The answer to the question: “Why do I serve?” does not come with just one answer. I think that my main reasoning has evolved over time but that I still hold on to old reasoning as well. Growing up I was not a super volunteer like some people are– in fact I was far from it. When I went to college, I started out as a Business major mostly by way of the fact that it was easy for me to decide on that choice. But as I grew more as a religious/faithful person, I decided that I didn’t want to continue with business when I went to graduate school, but that I wanted something that was going to help people more.
I ended up going to graduate school for social work, and part of the reasoning was because it was the only grad school application that was actually completed. So I had to do something, right? It could have ended up being another unsatisfying decision but I guess I got lucky even though I was a little lazy again. I learned so much about human rights and social injustices while I was there and it sort of solidified my decision to move towards “helping people”; as cliched as that sounds. New perspectives came about and “helping people” became such a broader concept for me. For example, systems theory had a big influence on my changing world view. It was no longer “that person is poor”; it evolved to “that person is living in poverty because they grew up in a place where the education system was lacking and they weren’t awarded the same opportunities and supports to move out of poverty.”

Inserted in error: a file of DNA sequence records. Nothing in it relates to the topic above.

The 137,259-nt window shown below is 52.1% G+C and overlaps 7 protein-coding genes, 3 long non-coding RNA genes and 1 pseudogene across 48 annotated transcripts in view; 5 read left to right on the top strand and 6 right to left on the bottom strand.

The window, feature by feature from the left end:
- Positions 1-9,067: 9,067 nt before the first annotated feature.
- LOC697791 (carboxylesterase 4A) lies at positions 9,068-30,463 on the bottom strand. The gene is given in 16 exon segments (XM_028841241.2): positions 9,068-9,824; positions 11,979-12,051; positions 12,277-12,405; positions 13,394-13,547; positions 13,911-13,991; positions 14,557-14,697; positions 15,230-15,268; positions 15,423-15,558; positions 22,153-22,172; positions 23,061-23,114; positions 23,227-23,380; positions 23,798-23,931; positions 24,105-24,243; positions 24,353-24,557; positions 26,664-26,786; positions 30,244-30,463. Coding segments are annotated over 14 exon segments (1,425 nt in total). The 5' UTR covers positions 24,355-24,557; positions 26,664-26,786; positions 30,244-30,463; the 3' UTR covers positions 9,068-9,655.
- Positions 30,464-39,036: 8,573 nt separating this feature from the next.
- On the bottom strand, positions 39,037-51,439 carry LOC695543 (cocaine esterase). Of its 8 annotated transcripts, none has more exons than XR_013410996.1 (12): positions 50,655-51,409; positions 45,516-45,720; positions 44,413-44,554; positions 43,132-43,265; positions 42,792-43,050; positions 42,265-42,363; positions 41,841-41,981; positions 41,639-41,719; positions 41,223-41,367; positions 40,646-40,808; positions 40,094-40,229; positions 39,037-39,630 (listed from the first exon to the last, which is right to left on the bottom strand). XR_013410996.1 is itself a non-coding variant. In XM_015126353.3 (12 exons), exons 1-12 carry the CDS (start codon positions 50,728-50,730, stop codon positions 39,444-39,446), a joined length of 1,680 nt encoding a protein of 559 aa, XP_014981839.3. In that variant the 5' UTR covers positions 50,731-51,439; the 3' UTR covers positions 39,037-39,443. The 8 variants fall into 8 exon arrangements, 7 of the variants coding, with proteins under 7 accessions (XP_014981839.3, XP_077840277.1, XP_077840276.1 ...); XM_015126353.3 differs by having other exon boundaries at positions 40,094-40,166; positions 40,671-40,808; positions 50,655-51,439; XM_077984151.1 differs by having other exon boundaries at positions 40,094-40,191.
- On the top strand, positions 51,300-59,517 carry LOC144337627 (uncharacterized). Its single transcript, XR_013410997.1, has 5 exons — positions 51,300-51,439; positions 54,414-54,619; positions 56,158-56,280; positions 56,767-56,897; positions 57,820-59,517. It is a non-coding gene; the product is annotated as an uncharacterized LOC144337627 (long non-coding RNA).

I think that I look at myself differently now because I look at social justice/equality/human rights almost as a religion that I try to follow. I look at service as more than just something that is nice to do and that helps people out but as something that is much bigger. For me, service is something that can not only help someone out but that can potentially change a structure or change the way people think about things. I seek to not only help an individual, group, or community with a basic need in the present but I want to help make lasting change that increases well being, justice, and human rights in the future as well.